Two Paths to Wealth and Security for Gym Owners

A line of wooden blocks with arrows on them diverges into to separate lines moving in different directions.

My new book, “Millionaire Gym Owner,” will show you the path to wealth.

Not a theoretical path but the actual routes taken by over 30 gym owners in our Tinker program—gym owners who are real millionaires.

The book is really a catalogue of their journeys, with step-by-step breakdowns of every move they made. I share my journey, of course—but I wrote the book to give you proven paths to wealth. And there are several.

If this isn’t appealing to you, I invite you to read the previous two blog posts about wealth:

Here, I’ll share two paths to wealth: buying assets and reinvesting. We teach people how to walk both paths—and others, if they choose—in our Tinker program for gym owners.

Real Estate

The first retirement strategy I learned comes from “Rich Dad, Poor Dad” by Robert Kiyosaki.

In short: Buy a building once and rent it out forever.

This is not the “buy, fix and flip” strategy that makes for good TV. This is the “buy and hold” strategy that makes for wealth.

I started with buying a building for my gym. My mortgage payment was $3,600 a month (about what I was already paying in rent). After the purchase, my money went to the bank instead of a landlord. And when the mortgage was paid off, the money started flowing straight to me—and it will do so forever.

My plan was to pay off the mortgage quickly, bank the mortgage payments and then rent the building to someone else when it was time to retire. I figured that would earn me $3,600 a month (or $43,200 per year) for life. It’s not quite enough to retire, but it’s pretty good.

This is what Kiyosaki calls a “cash-flow asset”: You buy it once and it pays you forever.

This was before the days of Airbnb and Vrbo. Multifamily purchasing groups weren’t popular yet. But the strategy still works: I collect well over $100,000 per year in net rental income from my commercial properties now. I could retire solely on that if I wanted to.


The next strategy is reinvesting your profit.

I personally love a “barbell strategy” for investments, and not just because of the name. This comes from Nassim Taleb, who recommends having a lot of really conservative investments, one or two higher-risk investments and nothing in between. Like a barbell, you’re heavily weighted on both ends instead of spreading your investments across 10 different things.

As a gym owner, my business is my high-risk investment. It’s my passion project. Luckily, it pays me a great yield—far more than I’d make in the market. But that doesn’t mean I should own five different types of businesses. Instead, I should maximize that business, take the profits out and put them in conservative investments that won’t take my attention away from my core business.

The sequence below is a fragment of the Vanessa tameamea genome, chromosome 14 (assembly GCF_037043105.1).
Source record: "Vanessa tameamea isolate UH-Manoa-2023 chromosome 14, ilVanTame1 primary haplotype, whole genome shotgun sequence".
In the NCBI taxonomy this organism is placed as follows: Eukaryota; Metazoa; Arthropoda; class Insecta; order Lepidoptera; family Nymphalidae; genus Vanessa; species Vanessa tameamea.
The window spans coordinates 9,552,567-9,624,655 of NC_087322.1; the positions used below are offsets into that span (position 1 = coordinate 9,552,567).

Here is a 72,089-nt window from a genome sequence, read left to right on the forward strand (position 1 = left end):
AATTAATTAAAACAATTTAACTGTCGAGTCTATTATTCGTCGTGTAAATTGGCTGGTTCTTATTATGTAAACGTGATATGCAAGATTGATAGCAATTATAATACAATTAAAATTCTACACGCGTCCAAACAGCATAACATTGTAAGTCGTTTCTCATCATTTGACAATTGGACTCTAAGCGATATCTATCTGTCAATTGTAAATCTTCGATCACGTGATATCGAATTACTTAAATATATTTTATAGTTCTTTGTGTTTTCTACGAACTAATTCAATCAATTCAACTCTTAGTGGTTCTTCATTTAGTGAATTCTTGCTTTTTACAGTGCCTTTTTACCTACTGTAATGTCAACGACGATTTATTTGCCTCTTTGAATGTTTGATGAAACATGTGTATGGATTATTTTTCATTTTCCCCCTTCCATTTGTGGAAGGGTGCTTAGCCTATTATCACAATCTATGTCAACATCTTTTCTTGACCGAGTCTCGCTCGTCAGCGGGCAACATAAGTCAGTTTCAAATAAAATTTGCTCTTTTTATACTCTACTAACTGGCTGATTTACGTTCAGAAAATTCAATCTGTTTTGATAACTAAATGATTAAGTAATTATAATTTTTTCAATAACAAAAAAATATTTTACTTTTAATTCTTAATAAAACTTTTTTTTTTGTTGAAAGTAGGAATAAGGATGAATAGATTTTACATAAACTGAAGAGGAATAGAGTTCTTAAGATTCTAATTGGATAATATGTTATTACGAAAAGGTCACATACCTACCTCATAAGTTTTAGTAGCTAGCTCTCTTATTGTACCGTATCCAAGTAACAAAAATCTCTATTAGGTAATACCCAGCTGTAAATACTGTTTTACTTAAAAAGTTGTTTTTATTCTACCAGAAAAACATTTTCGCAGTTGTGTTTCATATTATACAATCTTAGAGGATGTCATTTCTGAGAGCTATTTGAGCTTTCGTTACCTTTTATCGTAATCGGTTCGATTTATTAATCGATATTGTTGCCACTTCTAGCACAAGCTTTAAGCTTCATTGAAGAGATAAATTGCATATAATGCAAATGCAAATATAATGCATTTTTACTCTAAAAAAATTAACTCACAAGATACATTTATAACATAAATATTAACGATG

The last thing I need is something else that will wake me up at 4 a.m., have me obsessing over it and send me running around all day.

If I opened a coffee shop, for example, I’d scratch an entrepreneurial itch, but the coffee shop would probably fail, and it would hurt my gym. So I own a gym, make money and spend lots of time in other people’s coffee shops.

Where do I put the money? Into conservative investments.

The exact investments change over time, but as I’m writing this I’m looking for bonds or other high-security spots where time is on my side. I can play the long game with those because my short game is to be all-in on my gym.

Many Paths, One Goal

Of course, there are other ways to build wealth. The key is to grow your gym so it’s providing a good income now, as well as a little bit extra that you can invest into your future. In my book, you’ll read about few dozen ways people have done it.

The victory for me isn’t convincing you that one way is best; the victory is that over 30 gym owners in Two-Brain have found ways to build wealth and are willing to share their paths with you.

Fifteen years ago, there were no models of success in fitness. Now we certify two millionaires every month at Two-Brain. I can’t think of a more successful outcome.

That’s why I’m so excited to share this book with you: to give you the inspiration I wanted as a new gym owner!

Other Media in This Series

“What Is Wealth? (And Why Gym Owners Should Pursue It.)”
“Entrepreneurs: Why $1 Million Isn’t Enough to Retire”


One more thing!

Did you know gym owners can earn $100,000 a year with no more than 150 clients? We wrote a guide showing you exactly how.